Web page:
Does the Scooter Libby pardon have implications for the Russian Federation probe?
- Author: Rogelio Becker Apr 14, 2018,
Apr 14, 2018, 11:12
"Scooter" Lewis Libby, the ex-chief of staff for former Vice President Dick Cheney who was convicted of perjury (among other things) in 2007.
The vice president pushed hard.
Since the conviction, Libby has since had his law license restored and former Virginia Gov. The issue finally climaxed in a meeting in the final days of the presidency. US President Donald J. Trump: "James Comey is a proven LEAKER & LIAR". Asked if a pardon would be about Mr Comey, Ms Conway said no.
Trump said he does not know Libby, but "for years I have heard that he has been treated unfairly".
As if to drive home his point, Trump made no serious attempt to address Libby's case.
Since then, the Libby case has been criticised by conservatives, who argue that he was the victim of an overly zealous and politically motivated prosecution by a special counsel. Mr Trump has called that probe a "witch hunt". Democrats didn't want the Plame investigation to ensnare the Bush administration's in-house critics. When it came to Libby, Bush felt he had done enough.
Libby's trouble began with the drumbeat leading up to the invasion of Iraq.
The news was first reported by ABC News. He came to his conclusion after traveling to Niger in 2002, on behalf of the Central Intelligence Agency, to investigate whether Saddam had purchased uranium yellowcake.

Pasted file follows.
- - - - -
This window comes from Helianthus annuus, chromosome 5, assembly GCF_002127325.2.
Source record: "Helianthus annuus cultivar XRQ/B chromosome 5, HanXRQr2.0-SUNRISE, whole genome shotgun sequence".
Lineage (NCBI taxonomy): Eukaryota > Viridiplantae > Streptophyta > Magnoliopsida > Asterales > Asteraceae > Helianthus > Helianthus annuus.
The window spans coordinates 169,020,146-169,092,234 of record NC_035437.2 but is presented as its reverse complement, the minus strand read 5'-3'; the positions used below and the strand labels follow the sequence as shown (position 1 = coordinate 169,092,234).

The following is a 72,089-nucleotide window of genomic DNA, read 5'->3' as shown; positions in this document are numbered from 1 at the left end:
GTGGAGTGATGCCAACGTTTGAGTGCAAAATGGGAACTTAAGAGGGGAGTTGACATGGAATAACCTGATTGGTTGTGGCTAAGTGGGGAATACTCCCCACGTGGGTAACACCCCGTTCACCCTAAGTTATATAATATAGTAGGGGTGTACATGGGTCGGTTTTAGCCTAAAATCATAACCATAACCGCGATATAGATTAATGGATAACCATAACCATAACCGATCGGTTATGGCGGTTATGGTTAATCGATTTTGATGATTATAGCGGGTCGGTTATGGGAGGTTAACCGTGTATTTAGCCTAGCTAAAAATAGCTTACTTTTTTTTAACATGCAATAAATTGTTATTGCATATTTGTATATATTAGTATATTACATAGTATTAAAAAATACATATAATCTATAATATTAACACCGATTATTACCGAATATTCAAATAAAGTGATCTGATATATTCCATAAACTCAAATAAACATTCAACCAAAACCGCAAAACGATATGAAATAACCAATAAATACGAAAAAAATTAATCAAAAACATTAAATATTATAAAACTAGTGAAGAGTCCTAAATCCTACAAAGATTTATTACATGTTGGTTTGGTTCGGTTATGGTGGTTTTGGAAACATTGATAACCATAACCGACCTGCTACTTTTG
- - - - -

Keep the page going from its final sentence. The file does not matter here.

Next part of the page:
Six months later, the New York Times published an opinion piece by former ambassador Joseph Wilson. "That is simply false", Plame said in a statement.
Libby was prosecuted by Patrick Fitzgerald, a longtime career prosecutor, appointed to investigate the leak of the Central Intelligence Agency officer's identity by then-Deputy Attorney General James Comey.
And Democratic Rep. Gerry Connolly of Virginia, the vice ranking member of the House Oversight and Government Reform Committee, said Trump "is sending a clear signal to others that he will reward obstruction of justice".
By the end of 2003, then-Attorney General John Ashcroft recused himself from the case. Both Bush and Cheney were interviewed by Fitzgerald. Libby was charged with lying to officials investigating an incident in which a Central Intelligence Agency officer's covert status was leaked to the media.
In 2007, a federal court found him guilty of four felonies, including lying to investigators and a grand jury, and obstructing justice. Bush had commuted Libby's sentence but did not issue a full pardon. The new sentence still required Libby to complete a two-year probation, pay $250,000 fine, and perform 400 hours of community service. The President has the right to pardon Mr. Libby and Mr. Libby has been pardoned.
In an Oval Office meeting, Cheney tried once more to persuade the president.
A Philadelphia native who has poor cholesterol, likes eating quiche for dinner, and gets a real charge out of yelling at tv commercials.
Only months after leaving the White House, Cheney expressed his frustration with Bush's decision. I think he has an audience of three, perhaps more. A top adviser to Bush says he had never seen the Vice President focused so single-mindedly on anything over two terms.
Speaking to Wolf Blitzer in 2007, Trump bemoaned Libby's predicament. "But for years I have heard that he has been treated unfairly". It's absolutely not about Scooter Libby.